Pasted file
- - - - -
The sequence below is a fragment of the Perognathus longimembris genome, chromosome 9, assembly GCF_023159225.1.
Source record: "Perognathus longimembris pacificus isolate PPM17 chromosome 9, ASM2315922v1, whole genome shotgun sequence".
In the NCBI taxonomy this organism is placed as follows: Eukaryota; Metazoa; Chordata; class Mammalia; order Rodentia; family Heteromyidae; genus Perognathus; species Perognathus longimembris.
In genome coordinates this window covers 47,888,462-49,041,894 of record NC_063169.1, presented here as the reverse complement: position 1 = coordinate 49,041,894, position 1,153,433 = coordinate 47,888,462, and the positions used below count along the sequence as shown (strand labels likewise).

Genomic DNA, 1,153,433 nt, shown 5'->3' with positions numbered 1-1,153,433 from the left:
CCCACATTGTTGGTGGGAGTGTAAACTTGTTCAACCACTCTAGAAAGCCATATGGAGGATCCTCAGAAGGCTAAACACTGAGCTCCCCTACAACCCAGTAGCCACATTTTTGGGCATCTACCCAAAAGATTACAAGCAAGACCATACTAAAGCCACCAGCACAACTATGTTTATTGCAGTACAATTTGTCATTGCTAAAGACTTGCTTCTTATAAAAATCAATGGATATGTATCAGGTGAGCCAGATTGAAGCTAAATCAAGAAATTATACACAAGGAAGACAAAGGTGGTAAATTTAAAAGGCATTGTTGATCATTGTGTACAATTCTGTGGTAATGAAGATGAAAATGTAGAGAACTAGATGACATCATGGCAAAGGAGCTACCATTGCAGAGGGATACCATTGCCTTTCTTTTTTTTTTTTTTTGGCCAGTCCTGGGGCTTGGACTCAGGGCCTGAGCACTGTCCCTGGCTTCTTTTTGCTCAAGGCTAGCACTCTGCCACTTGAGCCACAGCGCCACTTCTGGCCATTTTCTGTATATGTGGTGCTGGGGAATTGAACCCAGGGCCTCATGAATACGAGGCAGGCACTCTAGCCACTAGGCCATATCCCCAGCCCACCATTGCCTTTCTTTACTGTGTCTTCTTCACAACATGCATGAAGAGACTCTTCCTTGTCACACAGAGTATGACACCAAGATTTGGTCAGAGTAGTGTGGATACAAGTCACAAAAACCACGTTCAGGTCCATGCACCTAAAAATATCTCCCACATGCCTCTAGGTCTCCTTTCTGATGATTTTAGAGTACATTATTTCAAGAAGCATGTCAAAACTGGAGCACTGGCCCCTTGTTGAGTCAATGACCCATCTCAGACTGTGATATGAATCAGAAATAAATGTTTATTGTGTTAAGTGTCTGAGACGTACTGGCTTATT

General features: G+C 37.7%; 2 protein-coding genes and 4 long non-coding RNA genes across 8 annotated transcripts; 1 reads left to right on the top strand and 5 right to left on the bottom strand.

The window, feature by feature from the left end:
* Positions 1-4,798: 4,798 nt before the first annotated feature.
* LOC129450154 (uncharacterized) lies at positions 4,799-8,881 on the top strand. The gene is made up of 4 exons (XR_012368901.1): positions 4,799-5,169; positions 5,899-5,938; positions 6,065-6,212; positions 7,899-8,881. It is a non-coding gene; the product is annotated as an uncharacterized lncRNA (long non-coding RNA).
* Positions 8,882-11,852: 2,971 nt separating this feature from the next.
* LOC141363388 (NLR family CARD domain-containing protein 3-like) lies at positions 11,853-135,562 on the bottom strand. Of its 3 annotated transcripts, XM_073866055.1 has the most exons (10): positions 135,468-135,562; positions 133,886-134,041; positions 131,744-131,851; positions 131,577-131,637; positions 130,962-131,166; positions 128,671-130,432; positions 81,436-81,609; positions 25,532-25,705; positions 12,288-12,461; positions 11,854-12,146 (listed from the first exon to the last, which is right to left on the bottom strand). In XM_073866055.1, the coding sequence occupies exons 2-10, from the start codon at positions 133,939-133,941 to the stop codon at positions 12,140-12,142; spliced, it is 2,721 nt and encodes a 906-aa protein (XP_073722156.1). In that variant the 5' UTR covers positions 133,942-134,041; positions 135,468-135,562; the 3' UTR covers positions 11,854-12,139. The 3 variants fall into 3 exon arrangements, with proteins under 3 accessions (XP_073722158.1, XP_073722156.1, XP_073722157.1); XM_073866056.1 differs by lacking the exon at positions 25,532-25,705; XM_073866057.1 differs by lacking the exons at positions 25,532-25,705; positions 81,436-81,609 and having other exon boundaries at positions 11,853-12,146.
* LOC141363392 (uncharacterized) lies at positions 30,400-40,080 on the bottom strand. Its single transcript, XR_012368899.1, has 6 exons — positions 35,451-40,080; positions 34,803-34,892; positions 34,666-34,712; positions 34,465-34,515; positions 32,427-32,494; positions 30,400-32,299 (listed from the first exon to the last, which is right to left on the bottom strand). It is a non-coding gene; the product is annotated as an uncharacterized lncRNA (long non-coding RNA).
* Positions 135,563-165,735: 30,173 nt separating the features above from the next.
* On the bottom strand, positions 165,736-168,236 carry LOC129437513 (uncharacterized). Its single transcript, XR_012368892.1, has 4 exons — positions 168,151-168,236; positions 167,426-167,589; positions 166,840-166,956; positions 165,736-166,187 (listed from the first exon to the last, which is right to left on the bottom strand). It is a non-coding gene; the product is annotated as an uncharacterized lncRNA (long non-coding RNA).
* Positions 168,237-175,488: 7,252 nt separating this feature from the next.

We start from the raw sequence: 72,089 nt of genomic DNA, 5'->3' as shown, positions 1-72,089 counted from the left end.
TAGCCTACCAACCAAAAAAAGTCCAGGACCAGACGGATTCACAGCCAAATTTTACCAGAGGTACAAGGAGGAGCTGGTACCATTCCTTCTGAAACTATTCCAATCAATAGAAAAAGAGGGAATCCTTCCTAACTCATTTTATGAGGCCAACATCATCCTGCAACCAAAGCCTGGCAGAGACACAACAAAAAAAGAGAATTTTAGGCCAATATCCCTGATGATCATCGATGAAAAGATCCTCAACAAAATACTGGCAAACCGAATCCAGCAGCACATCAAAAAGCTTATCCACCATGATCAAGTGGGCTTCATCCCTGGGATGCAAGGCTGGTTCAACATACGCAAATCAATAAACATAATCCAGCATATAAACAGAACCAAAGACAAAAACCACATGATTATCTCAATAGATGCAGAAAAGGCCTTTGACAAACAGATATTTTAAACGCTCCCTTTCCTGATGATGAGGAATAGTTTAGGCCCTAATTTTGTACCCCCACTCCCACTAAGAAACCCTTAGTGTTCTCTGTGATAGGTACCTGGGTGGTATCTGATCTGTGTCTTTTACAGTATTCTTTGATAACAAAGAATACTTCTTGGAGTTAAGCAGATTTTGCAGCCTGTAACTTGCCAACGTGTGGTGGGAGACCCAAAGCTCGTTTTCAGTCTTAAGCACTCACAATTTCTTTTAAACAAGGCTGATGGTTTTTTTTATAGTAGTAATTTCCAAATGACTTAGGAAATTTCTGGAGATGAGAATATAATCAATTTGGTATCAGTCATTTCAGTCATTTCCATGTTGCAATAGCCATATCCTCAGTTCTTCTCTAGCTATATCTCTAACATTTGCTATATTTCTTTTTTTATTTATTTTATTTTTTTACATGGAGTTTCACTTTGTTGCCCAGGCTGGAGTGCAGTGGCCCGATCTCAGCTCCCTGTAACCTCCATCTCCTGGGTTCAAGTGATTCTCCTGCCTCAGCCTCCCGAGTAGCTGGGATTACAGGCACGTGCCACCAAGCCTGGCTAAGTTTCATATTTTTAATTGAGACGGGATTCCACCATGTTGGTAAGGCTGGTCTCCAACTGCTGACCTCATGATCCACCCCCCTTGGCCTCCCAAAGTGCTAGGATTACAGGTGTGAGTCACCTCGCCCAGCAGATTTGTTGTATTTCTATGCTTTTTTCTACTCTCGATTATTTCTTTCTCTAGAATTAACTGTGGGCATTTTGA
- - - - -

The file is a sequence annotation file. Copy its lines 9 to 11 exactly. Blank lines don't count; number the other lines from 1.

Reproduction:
* Positions 1-4,798: 4,798 nt before the first annotated feature.
* LOC129450154 (uncharacterized) lies at positions 4,799-8,881 on the top strand. The gene is made up of 4 exons (XR_012368901.1): positions 4,799-5,169; positions 5,899-5,938; positions 6,065-6,212; positions 7,899-8,881. It is a non-coding gene; the product is annotated as an uncharacterized lncRNA (long non-coding RNA).
* Positions 8,882-11,852: 2,971 nt separating this feature from the next.